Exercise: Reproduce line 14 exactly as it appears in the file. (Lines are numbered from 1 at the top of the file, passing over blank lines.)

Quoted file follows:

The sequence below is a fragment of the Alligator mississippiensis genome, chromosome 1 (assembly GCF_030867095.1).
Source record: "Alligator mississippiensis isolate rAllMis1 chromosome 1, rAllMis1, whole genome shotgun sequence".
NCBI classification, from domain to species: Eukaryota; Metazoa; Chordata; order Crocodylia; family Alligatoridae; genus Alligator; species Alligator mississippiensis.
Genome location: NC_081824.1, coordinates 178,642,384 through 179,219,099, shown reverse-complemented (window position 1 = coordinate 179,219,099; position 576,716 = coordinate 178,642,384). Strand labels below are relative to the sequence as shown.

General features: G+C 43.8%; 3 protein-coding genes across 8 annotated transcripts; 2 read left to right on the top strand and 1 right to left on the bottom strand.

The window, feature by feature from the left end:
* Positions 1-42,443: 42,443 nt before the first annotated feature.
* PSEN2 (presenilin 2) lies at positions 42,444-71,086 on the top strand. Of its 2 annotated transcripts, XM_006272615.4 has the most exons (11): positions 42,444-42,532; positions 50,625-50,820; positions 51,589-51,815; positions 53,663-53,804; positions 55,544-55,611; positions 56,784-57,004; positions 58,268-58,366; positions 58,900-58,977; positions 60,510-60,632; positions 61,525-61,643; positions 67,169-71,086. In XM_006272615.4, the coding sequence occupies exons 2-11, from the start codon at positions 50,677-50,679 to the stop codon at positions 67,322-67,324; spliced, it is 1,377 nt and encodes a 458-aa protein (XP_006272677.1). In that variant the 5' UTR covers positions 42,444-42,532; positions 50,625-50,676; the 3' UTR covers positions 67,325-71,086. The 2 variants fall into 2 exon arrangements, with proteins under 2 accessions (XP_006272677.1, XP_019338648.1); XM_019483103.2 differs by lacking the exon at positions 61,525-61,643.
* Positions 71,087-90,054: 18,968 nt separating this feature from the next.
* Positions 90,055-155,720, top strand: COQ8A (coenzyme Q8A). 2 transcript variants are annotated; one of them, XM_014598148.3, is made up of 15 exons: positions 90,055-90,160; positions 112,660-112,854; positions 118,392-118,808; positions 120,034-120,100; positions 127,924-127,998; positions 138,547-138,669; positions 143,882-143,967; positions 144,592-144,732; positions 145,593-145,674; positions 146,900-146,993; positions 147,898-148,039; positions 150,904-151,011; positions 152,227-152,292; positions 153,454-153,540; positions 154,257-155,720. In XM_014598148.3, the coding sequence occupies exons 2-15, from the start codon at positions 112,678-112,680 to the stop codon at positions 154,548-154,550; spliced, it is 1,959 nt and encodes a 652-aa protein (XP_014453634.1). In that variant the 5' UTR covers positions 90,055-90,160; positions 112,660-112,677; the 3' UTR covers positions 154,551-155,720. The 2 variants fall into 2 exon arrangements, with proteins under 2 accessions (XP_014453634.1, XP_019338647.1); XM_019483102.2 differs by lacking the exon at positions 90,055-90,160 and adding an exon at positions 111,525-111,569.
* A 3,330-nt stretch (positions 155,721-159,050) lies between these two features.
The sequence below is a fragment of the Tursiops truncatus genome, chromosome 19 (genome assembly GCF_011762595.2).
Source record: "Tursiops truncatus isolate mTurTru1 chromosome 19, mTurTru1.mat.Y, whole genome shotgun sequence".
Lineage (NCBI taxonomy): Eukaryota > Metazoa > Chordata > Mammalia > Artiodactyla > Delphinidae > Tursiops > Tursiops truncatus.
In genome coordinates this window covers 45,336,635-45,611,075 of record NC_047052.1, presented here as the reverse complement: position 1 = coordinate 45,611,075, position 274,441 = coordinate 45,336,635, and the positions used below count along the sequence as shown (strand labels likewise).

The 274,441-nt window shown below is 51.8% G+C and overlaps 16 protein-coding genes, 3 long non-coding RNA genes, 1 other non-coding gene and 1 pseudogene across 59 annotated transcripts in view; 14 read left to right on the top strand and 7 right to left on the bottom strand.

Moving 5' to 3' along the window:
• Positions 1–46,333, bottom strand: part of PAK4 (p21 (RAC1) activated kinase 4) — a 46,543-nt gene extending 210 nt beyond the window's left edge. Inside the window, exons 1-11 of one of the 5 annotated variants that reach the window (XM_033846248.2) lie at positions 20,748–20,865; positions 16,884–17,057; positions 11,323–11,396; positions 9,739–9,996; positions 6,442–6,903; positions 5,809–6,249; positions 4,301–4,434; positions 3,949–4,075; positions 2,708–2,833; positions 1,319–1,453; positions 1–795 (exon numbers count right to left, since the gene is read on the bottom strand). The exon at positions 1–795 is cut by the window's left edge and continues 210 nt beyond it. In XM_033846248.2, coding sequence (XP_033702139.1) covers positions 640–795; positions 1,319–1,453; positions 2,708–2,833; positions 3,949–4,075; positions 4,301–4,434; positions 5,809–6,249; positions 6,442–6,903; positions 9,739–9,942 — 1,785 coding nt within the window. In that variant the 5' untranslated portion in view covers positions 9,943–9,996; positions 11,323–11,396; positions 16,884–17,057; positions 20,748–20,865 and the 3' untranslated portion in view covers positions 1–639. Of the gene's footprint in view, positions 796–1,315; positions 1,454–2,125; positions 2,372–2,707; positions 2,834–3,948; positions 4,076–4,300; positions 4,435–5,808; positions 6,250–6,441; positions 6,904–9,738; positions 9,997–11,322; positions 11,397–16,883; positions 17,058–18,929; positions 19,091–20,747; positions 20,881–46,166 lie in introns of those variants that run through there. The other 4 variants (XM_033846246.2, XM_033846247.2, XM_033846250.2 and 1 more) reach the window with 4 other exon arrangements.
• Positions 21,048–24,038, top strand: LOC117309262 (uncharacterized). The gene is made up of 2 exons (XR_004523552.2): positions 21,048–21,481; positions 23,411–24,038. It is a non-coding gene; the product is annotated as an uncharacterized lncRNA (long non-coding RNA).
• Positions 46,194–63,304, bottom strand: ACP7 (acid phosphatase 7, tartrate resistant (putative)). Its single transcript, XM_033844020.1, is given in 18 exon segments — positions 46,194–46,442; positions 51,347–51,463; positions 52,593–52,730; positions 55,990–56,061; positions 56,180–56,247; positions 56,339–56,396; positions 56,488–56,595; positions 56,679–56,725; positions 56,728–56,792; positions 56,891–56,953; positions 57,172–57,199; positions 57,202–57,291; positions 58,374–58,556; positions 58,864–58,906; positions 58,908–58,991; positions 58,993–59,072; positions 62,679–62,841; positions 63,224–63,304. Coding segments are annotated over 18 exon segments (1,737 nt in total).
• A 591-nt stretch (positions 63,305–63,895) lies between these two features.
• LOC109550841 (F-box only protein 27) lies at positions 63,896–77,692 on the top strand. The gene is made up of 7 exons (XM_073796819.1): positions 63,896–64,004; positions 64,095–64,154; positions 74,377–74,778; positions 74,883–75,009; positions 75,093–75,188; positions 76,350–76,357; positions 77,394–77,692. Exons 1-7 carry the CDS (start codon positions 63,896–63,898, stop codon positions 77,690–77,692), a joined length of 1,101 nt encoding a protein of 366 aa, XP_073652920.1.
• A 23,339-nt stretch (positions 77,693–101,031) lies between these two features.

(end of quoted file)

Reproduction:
Lineage (NCBI taxonomy): Eukaryota > Metazoa > Chordata > Mammalia > Artiodactyla > Delphinidae > Tursiops > Tursiops truncatus.